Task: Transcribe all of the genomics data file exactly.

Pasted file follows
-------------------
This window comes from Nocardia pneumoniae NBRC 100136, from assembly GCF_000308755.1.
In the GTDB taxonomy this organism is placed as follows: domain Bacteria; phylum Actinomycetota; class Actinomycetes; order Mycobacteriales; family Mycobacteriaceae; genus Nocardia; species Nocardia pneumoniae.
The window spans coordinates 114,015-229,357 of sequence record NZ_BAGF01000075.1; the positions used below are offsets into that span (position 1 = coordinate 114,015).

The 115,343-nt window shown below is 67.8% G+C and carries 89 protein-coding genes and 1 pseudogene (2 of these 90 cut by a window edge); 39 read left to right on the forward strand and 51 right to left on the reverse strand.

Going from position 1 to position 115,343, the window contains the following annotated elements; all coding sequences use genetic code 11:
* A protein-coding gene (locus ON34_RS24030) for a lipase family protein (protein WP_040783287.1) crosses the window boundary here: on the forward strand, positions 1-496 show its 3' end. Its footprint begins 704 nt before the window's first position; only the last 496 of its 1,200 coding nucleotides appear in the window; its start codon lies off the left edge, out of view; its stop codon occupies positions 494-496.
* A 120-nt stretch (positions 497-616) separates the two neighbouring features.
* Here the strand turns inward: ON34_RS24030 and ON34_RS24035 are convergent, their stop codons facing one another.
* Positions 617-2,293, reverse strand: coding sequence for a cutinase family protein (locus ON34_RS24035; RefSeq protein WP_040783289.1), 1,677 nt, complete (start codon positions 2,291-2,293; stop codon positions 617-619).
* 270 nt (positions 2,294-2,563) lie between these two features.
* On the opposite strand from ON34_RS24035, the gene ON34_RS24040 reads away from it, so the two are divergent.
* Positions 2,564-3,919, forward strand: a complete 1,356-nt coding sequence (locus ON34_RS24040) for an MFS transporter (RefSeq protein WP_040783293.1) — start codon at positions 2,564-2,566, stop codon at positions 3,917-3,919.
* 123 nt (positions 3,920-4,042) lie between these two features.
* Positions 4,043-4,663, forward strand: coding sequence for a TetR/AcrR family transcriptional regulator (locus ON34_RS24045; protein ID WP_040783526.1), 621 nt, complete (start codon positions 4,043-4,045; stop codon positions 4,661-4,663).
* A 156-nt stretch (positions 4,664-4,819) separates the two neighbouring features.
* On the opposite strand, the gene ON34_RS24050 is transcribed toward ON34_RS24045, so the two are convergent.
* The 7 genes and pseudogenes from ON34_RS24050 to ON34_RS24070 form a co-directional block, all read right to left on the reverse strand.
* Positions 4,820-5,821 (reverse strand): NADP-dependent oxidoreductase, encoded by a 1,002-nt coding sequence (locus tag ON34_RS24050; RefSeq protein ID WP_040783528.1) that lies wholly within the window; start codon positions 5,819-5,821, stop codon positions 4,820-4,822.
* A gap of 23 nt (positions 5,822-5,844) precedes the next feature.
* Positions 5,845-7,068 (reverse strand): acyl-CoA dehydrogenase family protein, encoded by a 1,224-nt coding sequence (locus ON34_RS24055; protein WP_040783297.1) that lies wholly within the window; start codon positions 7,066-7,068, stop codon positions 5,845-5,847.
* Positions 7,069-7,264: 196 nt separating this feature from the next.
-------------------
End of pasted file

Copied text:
This window comes from Nocardia pneumoniae NBRC 100136, from assembly GCF_000308755.1.
In the GTDB taxonomy this organism is placed as follows: domain Bacteria; phylum Actinomycetota; class Actinomycetes; order Mycobacteriales; family Mycobacteriaceae; genus Nocardia; species Nocardia pneumoniae.
The window spans coordinates 114,015-229,357 of sequence record NZ_BAGF01000075.1; the positions used below are offsets into that span (position 1 = coordinate 114,015).

The 115,343-nt window shown below is 67.8% G+C and carries 89 protein-coding genes and 1 pseudogene (2 of these 90 cut by a window edge); 39 read left to right on the forward strand and 51 right to left on the reverse strand.

Going from position 1 to position 115,343, the window contains the following annotated elements; all coding sequences use genetic code 11:
* A protein-coding gene (locus ON34_RS24030) for a lipase family protein (protein WP_040783287.1) crosses the window boundary here: on the forward strand, positions 1-496 show its 3' end. Its footprint begins 704 nt before the window's first position; only the last 496 of its 1,200 coding nucleotides appear in the window; its start codon lies off the left edge, out of view; its stop codon occupies positions 494-496.
* A 120-nt stretch (positions 497-616) separates the two neighbouring features.
* Here the strand turns inward: ON34_RS24030 and ON34_RS24035 are convergent, their stop codons facing one another.
* Positions 617-2,293, reverse strand: coding sequence for a cutinase family protein (locus ON34_RS24035; RefSeq protein WP_040783289.1), 1,677 nt, complete (start codon positions 2,291-2,293; stop codon positions 617-619).
* 270 nt (positions 2,294-2,563) lie between these two features.
* On the opposite strand from ON34_RS24035, the gene ON34_RS24040 reads away from it, so the two are divergent.
* Positions 2,564-3,919, forward strand: a complete 1,356-nt coding sequence (locus ON34_RS24040) for an MFS transporter (RefSeq protein WP_040783293.1) — start codon at positions 2,564-2,566, stop codon at positions 3,917-3,919.
* 123 nt (positions 3,920-4,042) lie between these two features.
* Positions 4,043-4,663, forward strand: coding sequence for a TetR/AcrR family transcriptional regulator (locus ON34_RS24045; protein ID WP_040783526.1), 621 nt, complete (start codon positions 4,043-4,045; stop codon positions 4,661-4,663).
* A 156-nt stretch (positions 4,664-4,819) separates the two neighbouring features.
* On the opposite strand, the gene ON34_RS24050 is transcribed toward ON34_RS24045, so the two are convergent.
* The 7 genes and pseudogenes from ON34_RS24050 to ON34_RS24070 form a co-directional block, all read right to left on the reverse strand.
* Positions 4,820-5,821 (reverse strand): NADP-dependent oxidoreductase, encoded by a 1,002-nt coding sequence (locus tag ON34_RS24050; RefSeq protein ID WP_040783528.1) that lies wholly within the window; start codon positions 5,819-5,821, stop codon positions 4,820-4,822.
* A gap of 23 nt (positions 5,822-5,844) precedes the next feature.
* Positions 5,845-7,068 (reverse strand): acyl-CoA dehydrogenase family protein, encoded by a 1,224-nt coding sequence (locus ON34_RS24055; protein WP_040783297.1) that lies wholly within the window; start codon positions 7,066-7,068, stop codon positions 5,845-5,847.
* Positions 7,069-7,264: 196 nt separating this feature from the next.